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Meteor Showers 2017

By Tony Markham

Contents

Introduction

Finding out which meteor showers are active each month can be a challenge. Some published lists haven't been updated for over 20 years and don't take into account more recent and more accurate video observations. Some more recent lists go too far and extend the activity dates of meteor showers to those detectable using video methods but well beyond those during which the meteor shower will be evident visually.

The list is largely based on the 2014 revision of the International Meteor Organization's (IMO's) Working List of Visual Meteor Showers, which itself is based on "A Comprehensive List of Meteor Showers Obtained from 10 Years of Observations with the IMO Video Meteor Network” by Sirko Molau and Jurgen Rendtel.  Amendments continue to be made using reliable data to ensure the information remains as fully up-to-date as possible, since as we have discovered in the last two decades, meteor showers are not fixed things, but are constantly changing, some faster than others. The details presented here take into account the latest updates presented in the 2017 IMO Meteor Shower Calendar

SPA observers are encouraged to cover these showers because they are known to be genuinely active at the present time, and they produce visually-detectable rates.

Diurnal and Seasonal Variations

In addition to the variations in meteor rates due to major meteor showers listed later, there are also general daily and seasonal trends in meteor rates. In the same way as the front of your coat gets wetter than the back as you walk through the rain, so the side of the Earth facing the direction the Earth is heading its orbit encounters more meteors than the backward looking side. In practice this means that the background sporadic meteor rates are lowest at around 6pm each day and then steadily rise through the night towards their peak at around 6am. The seasonal variation occurs because the direction in which the Earth is moving lies on the ecliptic 90 degrees behind the location of the Sun. Around the spring equinox, this is in Sagittarius and so never gets very high in the sky from the UK and so sporadic meteor rates are low. By the autumn equinox, this has moved to the Taurus/Gemini area, is therefore much higher in the sky, and hence we see higher sporadic meteor rates.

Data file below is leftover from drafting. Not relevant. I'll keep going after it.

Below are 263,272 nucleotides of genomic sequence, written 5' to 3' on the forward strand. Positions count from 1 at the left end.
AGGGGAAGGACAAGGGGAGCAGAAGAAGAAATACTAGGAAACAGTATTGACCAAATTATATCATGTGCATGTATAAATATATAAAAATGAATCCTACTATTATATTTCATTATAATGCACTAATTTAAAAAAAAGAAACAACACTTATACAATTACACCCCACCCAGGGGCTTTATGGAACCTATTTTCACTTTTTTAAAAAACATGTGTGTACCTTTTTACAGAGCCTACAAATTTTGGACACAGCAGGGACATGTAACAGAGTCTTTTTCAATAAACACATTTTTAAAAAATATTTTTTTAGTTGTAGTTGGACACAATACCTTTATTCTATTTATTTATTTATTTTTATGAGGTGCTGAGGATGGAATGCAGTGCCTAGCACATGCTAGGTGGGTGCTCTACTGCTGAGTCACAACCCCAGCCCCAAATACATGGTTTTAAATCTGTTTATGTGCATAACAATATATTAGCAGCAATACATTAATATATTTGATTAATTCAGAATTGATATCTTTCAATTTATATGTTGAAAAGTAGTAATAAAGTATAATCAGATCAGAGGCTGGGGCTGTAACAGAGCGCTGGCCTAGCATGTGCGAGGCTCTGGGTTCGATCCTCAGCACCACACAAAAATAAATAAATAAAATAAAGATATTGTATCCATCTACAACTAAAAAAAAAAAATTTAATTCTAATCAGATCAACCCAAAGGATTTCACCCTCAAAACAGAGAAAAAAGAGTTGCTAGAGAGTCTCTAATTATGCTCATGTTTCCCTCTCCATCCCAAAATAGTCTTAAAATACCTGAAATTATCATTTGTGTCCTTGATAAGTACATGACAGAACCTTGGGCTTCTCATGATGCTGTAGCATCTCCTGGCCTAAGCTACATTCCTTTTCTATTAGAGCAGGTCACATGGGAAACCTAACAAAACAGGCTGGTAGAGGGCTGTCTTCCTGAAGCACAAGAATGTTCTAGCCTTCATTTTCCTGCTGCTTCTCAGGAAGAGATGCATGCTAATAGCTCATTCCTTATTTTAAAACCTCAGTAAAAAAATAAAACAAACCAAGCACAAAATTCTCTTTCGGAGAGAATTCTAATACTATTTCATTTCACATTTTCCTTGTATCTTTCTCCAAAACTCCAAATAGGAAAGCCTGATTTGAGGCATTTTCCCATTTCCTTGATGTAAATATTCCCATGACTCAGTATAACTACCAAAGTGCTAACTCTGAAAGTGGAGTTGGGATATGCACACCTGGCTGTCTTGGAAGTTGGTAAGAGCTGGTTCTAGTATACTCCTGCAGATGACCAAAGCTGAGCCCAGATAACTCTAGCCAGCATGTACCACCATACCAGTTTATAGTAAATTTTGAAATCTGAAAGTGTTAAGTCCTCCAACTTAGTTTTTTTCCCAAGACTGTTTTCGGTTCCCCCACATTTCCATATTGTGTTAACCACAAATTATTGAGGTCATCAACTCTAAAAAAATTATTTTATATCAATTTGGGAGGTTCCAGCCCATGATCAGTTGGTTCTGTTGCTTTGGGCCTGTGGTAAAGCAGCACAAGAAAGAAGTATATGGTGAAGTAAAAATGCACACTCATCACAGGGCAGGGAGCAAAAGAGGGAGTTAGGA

Visual Meteor Showers List

The activity dates given for the major showers in the table below are those between which the shower is likely to be apparent to a naked eye observer. Outlying members of the meteor stream can be detected beyond these dates via imaging techniques.

Shower name IMO shower
code
Activity
Period
Maximum ZHR at
max.
Radiant
position at maximum
   RA    Dec
Radiant
Daily motion
RA Dec
Speed
(km/s)
 
Quadrantids QUA Jan 1-6 Jan 3d 14h 80-120 15h20m +49° +2.4m -0.2° 41 km/s
Lyrids  LYR Apr 18-25 Apr 22d 11h 18 18h04m +34° +4.4m 0.0° 49 km/s
η Aquarids  ETA Apr 19-May 28 May 5-6 70 22h32m -01° +3.5m +0.4° 66 km/s
June Boötids  JBO Jun 22-Jul 2 Jun 27? 0-100+ 14h56m +48° +1.6m -0.2° 18 km/s
δ Aquarids SDA Jul 15-Aug 20 Jul 29 20 22h36m -16° +3.0m +0.2° 40 km/s
α Capricornids CAP Jul 15-Aug 15 Aug 1-2 5 20h28m -10° +3.2m +0.3° 23 km/s
Perseids PER Jul 17-Aug 24 Aug 12d 19h 60-100 03h16m +58° +5.6m +0.2° 59 km/s
κ Cygnids KCG Aug 3-25 Aug 18? 3 19h04m +59° +1.0m +0.1° 25 km/s
α Aurigids AUR Aug 25-Sep 10 Aug 31 6 06h04m +39° +4.3m -0.1° 66 km/s
September ε Perseids SPE Sep 5-21 Sep 9 5 03h12m +48° +4.3m +0.1° 64 km/s
Oct Camelopardalids OCT Oct 5-6 Oct 5d 18-22h? var. 11h00m +78° - - 47 km/s
Draconids DRA Oct 7-10 Oct 8-9 var. 17h28m +54° - - 20 km/s
ε Geminids EGE Oct 14-27 Oct 18 3 06h50m +27° +4.0m +0.0° 70 km/s
Orionids ORI Oct 14-31 Oct 21-23 25 06h20m +16° +2.6m +0.1° 66 km/s
Southern Taurids STA mid Sep - late Nov see notes 5 see chart   +2.9m +0.2° 21 km/s
Northern Taurids NTA mid Oct - early Dec see notes 5 see chart   +3.6m +0.2° 29 km/s
Leonids LEO Nov 10-24 Nov 17-18 15 10h08m +22° +2.4m -0.3° 71 km/s
Dec Alpha Draconids DAD Dec 4-13 Dec 7-8 1 13h00m +60° - - 41 km/s
Monocerotids MON Dec 5-20 Dec 8 2 06h40m +8° +2.5m -0.2° 41 km/s
Sigma Hydrids HYD Dec 3-15 Dec 11 3 08h30m +2° +3.2m -0.2° 58 km/s
Geminids GEM Dec 7-16 Dec 14d 06h 110 07h28m +33° +4.0m -0.1° 35 km/s
December Leo Minorids DLM Dec 5-Feb 4 Dec 20 5 10h44m +30° +3.5m -0.4° 64 km/s
Coma Berenicids COM Dec 12-23 Dec 16 3 11h40m +18° +2.4m -0.3° 65 km/s
Ursids URS Dec 17-25 Dec 22-23 10 14h28m +76° +0.0m -0.4° 33 km/s

 

Shower Notes

Follow the links below for additional information about the main meteor showers and radiant location charts:

 

Quadrantids

Lyrids

Eta Aquarids

Delta Aquarids and Alpha Capricornids

Perseids

Alpha Aurigids and September Perseids
 
October Camelopardalids and Draconids
 
Orionids
 
Taurids
 
Leonids
 
Geminids
 
Ursids
 
 

Other Meteor Showers of Note